Our 2013 Ranking Of The Best EMBA Programs
WHY ALL RANKINGS–INCLUDING THIS ONE–NEED TO BE TAKEN WITH A GRAIN OF SALT
This ranking, like all other rankings of schools, has several built-in limitations. For one thing, the subjective choices made in choosing what goes into a ranking methodology often have more impact than a school’s actual metrics. Secondly, unlike visible measurements such as GMAT and GPA scores, decisions on methodology are far less visible to users of rankings.
One instructive example of how complicated all this becomes occurred with the publication of Poets&Quants’ 2013 composite ranking. The first version of our list showed Washington University’s Olin School in fourth place–not 13th. The higher ranking reflects The Financial Times’ impressive ninth place finish for Olin’s EMBA program in Shanghai at Fudan University. Because the FT does not rank Olin’s domestic executive offerings in St. Louis and Kanas City nor its forthcoming program in Denver, Poets&Quants decided to pull the FT ranking for Olin out of our composite list, resulting in the lower ranking for the school.
A DECISION THAT CAUSED THE OLIN SCHOOL TO GO FROM FOURTH TO 13TH PLACE
In short, a single judgment moved Olin nine places in a ranking. Yet, it is a decision that could arguably be made either way. The Shanghai EMBA is a joint program with Fudan University. Students are taught by Olin and Fudan faculty. Fudan helps to recruit candidates, market the program, and provides alumni privileges to its graduates, A students who completes the Washington/Olin EMBA is awarded a degree from Olin and a certificate from Fudan School of Management. Olin officials describe it as a very successful partnership that has lasted 11 years with more than 600 alumni.
Because of the FT’s own methodology, however, Olin must choose which of its four existing EMBA programs to submit to the British newspaper for evaluation. Toohey says that the school chooses the Shanghai program over its St. Louis and Kanas City for marketing reasons. “There is much more marketing value for us to rank Shanghai,” says Erin Toohey, special projects manager and program analyst for the Olin School.. “The FT is a much more international ranking so it’s not going to matter to someone in St. Louis. But for Shanghai it makes a huge difference.”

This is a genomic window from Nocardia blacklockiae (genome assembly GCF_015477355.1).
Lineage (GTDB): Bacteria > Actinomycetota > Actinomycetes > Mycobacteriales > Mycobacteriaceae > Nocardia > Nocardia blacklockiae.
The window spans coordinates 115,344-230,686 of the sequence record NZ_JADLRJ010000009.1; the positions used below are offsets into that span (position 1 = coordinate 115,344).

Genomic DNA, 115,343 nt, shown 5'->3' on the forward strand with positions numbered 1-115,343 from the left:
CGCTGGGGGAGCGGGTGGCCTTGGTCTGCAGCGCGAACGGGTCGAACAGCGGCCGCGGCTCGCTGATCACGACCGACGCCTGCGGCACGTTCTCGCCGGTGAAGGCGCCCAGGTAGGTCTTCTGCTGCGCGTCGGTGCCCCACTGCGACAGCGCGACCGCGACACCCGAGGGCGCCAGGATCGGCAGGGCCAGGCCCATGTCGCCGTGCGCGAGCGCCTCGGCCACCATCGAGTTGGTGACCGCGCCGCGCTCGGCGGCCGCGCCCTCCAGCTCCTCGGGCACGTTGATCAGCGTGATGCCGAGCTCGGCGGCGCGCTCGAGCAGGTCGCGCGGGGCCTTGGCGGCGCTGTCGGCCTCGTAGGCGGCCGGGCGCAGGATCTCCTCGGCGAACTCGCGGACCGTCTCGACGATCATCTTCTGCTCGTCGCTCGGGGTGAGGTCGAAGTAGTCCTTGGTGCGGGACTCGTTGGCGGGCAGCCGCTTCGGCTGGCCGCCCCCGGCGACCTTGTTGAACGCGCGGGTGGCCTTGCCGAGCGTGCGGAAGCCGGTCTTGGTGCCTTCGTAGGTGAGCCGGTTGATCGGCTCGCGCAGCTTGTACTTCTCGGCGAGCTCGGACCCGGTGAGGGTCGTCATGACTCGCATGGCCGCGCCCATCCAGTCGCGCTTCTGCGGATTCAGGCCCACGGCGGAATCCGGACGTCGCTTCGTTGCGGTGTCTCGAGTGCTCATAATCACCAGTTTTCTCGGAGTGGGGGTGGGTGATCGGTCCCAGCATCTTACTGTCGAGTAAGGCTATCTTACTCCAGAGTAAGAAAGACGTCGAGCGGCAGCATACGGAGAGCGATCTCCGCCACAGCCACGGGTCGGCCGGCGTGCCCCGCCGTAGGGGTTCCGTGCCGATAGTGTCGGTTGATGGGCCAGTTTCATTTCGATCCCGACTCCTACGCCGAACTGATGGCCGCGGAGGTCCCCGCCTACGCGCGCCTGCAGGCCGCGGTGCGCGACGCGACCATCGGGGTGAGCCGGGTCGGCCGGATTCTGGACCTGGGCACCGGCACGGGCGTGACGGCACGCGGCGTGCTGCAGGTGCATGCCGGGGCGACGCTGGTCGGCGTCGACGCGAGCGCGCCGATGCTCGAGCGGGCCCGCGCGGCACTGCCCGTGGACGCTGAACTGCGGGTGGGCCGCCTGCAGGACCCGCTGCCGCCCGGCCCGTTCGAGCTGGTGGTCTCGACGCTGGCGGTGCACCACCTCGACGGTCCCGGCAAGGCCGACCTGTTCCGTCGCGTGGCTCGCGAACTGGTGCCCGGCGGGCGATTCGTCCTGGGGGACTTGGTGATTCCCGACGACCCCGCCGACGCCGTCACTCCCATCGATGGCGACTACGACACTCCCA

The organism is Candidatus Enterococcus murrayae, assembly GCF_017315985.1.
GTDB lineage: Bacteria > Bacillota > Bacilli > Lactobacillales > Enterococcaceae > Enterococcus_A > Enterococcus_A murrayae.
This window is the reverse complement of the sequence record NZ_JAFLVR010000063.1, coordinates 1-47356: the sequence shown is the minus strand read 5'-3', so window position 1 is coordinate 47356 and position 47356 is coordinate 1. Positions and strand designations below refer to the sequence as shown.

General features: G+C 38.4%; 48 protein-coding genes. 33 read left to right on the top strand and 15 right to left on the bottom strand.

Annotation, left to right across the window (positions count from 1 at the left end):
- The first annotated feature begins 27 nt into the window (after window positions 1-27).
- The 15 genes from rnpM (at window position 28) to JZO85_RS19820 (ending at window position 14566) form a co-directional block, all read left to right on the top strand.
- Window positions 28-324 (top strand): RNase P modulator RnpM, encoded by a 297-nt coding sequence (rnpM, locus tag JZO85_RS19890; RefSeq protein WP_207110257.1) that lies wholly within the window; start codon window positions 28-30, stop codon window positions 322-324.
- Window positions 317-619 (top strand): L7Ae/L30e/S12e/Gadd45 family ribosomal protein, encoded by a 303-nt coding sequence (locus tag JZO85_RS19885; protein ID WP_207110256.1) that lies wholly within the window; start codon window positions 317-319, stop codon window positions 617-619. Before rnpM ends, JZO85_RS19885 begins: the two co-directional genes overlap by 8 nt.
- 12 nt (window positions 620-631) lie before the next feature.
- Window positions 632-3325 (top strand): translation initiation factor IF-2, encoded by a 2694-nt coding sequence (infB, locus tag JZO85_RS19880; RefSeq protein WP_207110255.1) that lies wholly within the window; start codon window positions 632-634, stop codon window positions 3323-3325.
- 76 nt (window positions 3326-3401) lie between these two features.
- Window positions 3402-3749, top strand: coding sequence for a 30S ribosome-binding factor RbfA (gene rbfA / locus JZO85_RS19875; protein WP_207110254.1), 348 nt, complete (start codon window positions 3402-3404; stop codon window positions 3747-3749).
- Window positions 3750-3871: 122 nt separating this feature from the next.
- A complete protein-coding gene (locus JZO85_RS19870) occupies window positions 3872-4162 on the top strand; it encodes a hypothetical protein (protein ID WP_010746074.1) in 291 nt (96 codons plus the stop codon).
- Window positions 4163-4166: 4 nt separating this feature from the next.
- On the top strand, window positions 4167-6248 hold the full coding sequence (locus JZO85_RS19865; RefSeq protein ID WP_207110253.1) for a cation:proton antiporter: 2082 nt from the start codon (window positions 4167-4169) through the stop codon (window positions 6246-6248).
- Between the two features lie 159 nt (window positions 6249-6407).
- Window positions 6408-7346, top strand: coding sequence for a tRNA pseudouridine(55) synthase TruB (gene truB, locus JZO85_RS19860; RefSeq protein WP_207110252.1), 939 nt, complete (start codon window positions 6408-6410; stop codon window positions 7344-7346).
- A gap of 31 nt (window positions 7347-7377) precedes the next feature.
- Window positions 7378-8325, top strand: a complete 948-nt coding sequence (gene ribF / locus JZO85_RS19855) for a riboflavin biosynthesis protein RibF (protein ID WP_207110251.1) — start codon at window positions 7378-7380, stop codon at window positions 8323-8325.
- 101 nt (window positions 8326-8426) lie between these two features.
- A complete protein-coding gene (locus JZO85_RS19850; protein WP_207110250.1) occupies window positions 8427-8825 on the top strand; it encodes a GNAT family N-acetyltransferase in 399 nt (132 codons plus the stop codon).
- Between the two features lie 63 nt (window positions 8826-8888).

It’s also true that Olin receives a higher ranking from the FT for the Shanghai program than it would get for any of its domestic programs. That’s largely because alumni salaries and work experience–two core components of the Financial Times’ methodology–are higher for the Shanghai students. Salary and work experience account for 45% of the weight in the FT’s methodology for ranking EMBA programs.
When the FT first began ranking Executive MBA programs in 2001, Olin’s Shanghai program didn’t exist. As soon as Olin could submit its Chinese offering for evaluation, it did so and in 2006 Shanghai was ranked eighth. A year earlier in 2005, when the FT ranked the St. Louis program, it was listed 12th. In all probability, Olin’s domestic EMBA programs would rank somewhat lower today due to increased competition and the FT’s bias in favor of non-U.S. programs.
Asked where Olin’s St. Louis program might rank if the school selected it for inclusion in the FT ranking, Tooley concedes “it would probably rank slightly lower. I don’t think it would hurt us that much. I don’t think it would drop us into the 20s.”
So why did we decide to exclude Olin’s FT rank from our analysis? Because it is entirely based on the Shanghai program and the methodology used to compute the ranking is largely based on student data specific to that program. In fact, 63% of the entire weight of the FT’s methodology is a reflection of class makeup (work experience, international and female diversity), the salaries achieved by graduates of the program and their career outcomes. But we would be the first to admit that his is a close call. All this reinforces what we have said time and time again about rankings: they are not perfect measures of a school or program’s true quality, but rather flawed attempts at providing some guidance.
CORRECTION: An earlier version of this story incorrectly ranked Washington University’s Olin program higher due to The Financial Times’ ranking of its joint EMBA offering with Fudan University in China. The ranking in our table applies only to the school’s core EMBA offerings in St. Louis, Kansas City and this fall, Denver.
(See following page for our table of the top 25 EMBA Programs of 2013)